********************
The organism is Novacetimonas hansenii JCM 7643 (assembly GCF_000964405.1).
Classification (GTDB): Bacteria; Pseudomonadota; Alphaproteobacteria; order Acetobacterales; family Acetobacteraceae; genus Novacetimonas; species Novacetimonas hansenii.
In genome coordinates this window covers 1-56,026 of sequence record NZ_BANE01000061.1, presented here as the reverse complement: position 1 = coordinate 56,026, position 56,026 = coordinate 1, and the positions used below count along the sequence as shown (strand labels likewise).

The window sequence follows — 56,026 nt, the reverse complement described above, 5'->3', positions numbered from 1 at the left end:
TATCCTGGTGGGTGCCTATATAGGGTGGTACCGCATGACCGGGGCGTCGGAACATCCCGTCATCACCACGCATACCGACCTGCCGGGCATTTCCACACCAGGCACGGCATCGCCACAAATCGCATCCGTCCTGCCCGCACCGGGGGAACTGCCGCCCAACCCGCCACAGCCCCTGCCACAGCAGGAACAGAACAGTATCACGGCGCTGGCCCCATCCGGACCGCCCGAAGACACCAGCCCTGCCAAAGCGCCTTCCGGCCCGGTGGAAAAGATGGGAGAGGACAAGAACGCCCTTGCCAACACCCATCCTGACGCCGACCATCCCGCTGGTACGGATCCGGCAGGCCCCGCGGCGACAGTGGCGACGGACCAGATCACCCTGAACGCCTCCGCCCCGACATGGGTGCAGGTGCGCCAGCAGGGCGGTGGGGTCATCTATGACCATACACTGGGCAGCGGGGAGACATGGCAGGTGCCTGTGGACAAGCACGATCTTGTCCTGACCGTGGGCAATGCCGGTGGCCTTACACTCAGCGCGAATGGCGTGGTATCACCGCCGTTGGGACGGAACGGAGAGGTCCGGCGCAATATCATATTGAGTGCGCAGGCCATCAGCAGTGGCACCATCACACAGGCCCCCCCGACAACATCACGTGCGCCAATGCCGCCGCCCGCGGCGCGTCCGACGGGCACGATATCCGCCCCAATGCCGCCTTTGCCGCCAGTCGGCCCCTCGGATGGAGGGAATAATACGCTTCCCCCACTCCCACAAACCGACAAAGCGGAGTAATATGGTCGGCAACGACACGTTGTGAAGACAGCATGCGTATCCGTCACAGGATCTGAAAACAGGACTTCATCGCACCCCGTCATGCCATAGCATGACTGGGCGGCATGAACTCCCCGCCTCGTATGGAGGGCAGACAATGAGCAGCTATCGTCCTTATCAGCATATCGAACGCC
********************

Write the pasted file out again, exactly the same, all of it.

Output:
The organism is Novacetimonas hansenii JCM 7643 (assembly GCF_000964405.1).
Classification (GTDB): Bacteria; Pseudomonadota; Alphaproteobacteria; order Acetobacterales; family Acetobacteraceae; genus Novacetimonas; species Novacetimonas hansenii.
In genome coordinates this window covers 1-56,026 of sequence record NZ_BANE01000061.1, presented here as the reverse complement: position 1 = coordinate 56,026, position 56,026 = coordinate 1, and the positions used below count along the sequence as shown (strand labels likewise).

The window sequence follows — 56,026 nt, the reverse complement described above, 5'->3', positions numbered from 1 at the left end:
TATCCTGGTGGGTGCCTATATAGGGTGGTACCGCATGACCGGGGCGTCGGAACATCCCGTCATCACCACGCATACCGACCTGCCGGGCATTTCCACACCAGGCACGGCATCGCCACAAATCGCATCCGTCCTGCCCGCACCGGGGGAACTGCCGCCCAACCCGCCACAGCCCCTGCCACAGCAGGAACAGAACAGTATCACGGCGCTGGCCCCATCCGGACCGCCCGAAGACACCAGCCCTGCCAAAGCGCCTTCCGGCCCGGTGGAAAAGATGGGAGAGGACAAGAACGCCCTTGCCAACACCCATCCTGACGCCGACCATCCCGCTGGTACGGATCCGGCAGGCCCCGCGGCGACAGTGGCGACGGACCAGATCACCCTGAACGCCTCCGCCCCGACATGGGTGCAGGTGCGCCAGCAGGGCGGTGGGGTCATCTATGACCATACACTGGGCAGCGGGGAGACATGGCAGGTGCCTGTGGACAAGCACGATCTTGTCCTGACCGTGGGCAATGCCGGTGGCCTTACACTCAGCGCGAATGGCGTGGTATCACCGCCGTTGGGACGGAACGGAGAGGTCCGGCGCAATATCATATTGAGTGCGCAGGCCATCAGCAGTGGCACCATCACACAGGCCCCCCCGACAACATCACGTGCGCCAATGCCGCCGCCCGCGGCGCGTCCGACGGGCACGATATCCGCCCCAATGCCGCCTTTGCCGCCAGTCGGCCCCTCGGATGGAGGGAATAATACGCTTCCCCCACTCCCACAAACCGACAAAGCGGAGTAATATGGTCGGCAACGACACGTTGTGAAGACAGCATGCGTATCCGTCACAGGATCTGAAAACAGGACTTCATCGCACCCCGTCATGCCATAGCATGACTGGGCGGCATGAACTCCCCGCCTCGTATGGAGGGCAGACAATGAGCAGCTATCGTCCTTATCAGCATATCGAACGCC